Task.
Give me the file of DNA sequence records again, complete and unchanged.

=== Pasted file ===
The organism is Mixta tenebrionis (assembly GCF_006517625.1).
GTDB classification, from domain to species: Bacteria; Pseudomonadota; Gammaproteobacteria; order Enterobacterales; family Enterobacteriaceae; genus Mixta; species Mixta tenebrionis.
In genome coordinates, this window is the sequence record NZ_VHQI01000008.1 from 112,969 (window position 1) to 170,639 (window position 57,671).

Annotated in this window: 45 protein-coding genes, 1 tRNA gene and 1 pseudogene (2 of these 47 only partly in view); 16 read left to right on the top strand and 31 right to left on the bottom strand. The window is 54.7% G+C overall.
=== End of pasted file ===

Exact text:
The organism is Mixta tenebrionis (assembly GCF_006517625.1).
GTDB classification, from domain to species: Bacteria; Pseudomonadota; Gammaproteobacteria; order Enterobacterales; family Enterobacteriaceae; genus Mixta; species Mixta tenebrionis.
In genome coordinates, this window is the sequence record NZ_VHQI01000008.1 from 112,969 (window position 1) to 170,639 (window position 57,671).

Annotated in this window: 45 protein-coding genes, 1 tRNA gene and 1 pseudogene (2 of these 47 only partly in view); 16 read left to right on the top strand and 31 right to left on the bottom strand. The window is 54.7% G+C overall.